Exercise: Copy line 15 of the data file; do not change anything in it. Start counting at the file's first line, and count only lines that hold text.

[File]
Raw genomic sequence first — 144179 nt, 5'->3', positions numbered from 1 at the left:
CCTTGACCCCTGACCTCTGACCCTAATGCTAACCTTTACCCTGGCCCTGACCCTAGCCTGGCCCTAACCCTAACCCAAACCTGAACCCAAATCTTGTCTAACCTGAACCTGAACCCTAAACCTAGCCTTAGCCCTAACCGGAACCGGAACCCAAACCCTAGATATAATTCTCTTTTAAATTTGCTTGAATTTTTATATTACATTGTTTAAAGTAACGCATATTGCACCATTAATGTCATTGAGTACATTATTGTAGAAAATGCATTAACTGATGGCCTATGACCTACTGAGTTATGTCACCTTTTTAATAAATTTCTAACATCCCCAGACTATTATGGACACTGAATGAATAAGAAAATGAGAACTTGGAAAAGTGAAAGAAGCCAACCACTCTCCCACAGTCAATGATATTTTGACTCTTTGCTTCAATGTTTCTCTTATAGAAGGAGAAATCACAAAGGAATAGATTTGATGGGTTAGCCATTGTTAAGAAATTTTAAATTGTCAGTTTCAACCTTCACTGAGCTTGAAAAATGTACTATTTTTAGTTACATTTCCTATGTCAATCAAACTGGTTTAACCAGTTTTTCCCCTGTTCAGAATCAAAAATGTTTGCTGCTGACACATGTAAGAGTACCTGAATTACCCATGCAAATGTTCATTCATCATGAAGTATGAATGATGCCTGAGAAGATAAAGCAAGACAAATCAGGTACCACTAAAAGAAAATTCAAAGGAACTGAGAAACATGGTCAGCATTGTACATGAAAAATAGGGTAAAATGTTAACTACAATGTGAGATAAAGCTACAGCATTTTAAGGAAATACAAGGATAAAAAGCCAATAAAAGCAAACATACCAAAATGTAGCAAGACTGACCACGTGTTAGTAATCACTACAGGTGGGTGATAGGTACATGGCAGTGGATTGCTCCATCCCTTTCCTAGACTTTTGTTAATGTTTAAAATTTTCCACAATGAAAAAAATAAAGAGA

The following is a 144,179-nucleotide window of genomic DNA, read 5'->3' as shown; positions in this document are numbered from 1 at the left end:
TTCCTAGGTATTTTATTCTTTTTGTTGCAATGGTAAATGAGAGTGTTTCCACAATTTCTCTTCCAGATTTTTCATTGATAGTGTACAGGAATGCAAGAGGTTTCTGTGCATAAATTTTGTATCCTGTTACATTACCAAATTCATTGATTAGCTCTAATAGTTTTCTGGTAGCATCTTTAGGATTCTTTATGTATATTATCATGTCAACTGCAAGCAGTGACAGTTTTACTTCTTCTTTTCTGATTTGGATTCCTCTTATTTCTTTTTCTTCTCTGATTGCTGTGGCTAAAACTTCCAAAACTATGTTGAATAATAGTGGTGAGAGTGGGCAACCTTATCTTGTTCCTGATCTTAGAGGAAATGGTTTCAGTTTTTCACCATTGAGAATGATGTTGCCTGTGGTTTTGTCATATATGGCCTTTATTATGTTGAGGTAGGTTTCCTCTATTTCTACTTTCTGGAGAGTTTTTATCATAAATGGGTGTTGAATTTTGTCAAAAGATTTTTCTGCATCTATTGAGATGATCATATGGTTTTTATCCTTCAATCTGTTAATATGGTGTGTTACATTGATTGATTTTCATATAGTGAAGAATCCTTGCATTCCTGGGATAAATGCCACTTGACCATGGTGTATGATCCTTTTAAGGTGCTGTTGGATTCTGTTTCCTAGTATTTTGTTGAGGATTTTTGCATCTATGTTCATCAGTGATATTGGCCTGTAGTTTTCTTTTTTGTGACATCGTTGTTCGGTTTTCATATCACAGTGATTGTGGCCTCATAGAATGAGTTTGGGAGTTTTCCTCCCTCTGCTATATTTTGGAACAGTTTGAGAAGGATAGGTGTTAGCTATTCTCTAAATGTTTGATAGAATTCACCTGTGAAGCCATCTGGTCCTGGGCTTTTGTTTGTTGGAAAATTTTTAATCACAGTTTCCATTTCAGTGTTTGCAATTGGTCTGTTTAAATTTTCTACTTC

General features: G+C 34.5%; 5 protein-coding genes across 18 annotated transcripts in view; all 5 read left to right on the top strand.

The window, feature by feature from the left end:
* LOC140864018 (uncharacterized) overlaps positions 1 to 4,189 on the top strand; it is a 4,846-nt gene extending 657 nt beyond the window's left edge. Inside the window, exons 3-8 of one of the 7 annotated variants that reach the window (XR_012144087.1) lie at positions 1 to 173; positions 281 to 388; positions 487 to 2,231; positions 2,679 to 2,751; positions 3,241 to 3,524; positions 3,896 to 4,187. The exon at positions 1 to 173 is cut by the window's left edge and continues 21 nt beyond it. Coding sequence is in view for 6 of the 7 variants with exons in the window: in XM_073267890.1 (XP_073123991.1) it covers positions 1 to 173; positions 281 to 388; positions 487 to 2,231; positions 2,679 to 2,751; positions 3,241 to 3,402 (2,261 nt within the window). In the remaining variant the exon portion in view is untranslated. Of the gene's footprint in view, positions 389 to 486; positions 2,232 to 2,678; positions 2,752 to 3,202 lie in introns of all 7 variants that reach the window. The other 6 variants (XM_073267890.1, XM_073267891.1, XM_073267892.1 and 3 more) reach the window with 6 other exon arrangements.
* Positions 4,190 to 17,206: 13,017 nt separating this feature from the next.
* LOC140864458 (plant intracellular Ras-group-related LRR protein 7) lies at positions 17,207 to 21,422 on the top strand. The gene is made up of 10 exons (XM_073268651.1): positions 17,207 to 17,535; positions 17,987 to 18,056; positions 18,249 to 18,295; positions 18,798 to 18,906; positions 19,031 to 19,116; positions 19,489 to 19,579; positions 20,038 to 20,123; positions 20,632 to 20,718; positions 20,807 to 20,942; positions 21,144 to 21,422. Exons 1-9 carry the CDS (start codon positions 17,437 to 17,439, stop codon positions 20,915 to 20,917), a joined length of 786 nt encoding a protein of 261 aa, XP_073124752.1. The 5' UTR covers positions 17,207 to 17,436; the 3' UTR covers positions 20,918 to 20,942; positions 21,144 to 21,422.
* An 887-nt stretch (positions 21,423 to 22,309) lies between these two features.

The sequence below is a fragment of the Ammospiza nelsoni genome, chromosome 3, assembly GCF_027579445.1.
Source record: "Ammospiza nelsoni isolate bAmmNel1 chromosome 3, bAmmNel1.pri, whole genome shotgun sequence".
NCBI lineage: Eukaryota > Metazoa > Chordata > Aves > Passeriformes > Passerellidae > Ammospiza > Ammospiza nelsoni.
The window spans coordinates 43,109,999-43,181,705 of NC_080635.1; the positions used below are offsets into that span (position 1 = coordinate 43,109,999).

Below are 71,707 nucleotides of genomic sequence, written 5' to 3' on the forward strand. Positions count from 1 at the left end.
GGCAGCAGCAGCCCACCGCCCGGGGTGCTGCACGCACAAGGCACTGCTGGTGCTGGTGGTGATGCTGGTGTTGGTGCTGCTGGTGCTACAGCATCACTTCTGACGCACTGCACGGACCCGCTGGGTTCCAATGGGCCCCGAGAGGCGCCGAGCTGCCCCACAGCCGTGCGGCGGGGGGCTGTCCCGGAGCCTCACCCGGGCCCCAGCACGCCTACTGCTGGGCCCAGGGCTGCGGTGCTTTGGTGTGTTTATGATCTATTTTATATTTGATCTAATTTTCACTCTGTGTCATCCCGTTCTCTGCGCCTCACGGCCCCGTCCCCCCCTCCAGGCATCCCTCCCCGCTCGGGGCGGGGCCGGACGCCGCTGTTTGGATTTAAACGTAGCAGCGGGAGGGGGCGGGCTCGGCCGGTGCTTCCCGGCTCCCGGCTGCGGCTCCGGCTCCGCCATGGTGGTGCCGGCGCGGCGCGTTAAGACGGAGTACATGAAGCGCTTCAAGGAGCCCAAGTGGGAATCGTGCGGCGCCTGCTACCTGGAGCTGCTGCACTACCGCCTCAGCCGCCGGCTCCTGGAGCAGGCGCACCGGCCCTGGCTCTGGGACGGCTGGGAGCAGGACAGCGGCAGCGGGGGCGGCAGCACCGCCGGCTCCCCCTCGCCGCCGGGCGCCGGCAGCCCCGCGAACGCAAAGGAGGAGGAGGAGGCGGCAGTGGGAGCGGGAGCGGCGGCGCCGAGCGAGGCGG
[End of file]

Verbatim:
Below are 71,707 nucleotides of genomic sequence, written 5' to 3' on the forward strand. Positions count from 1 at the left end.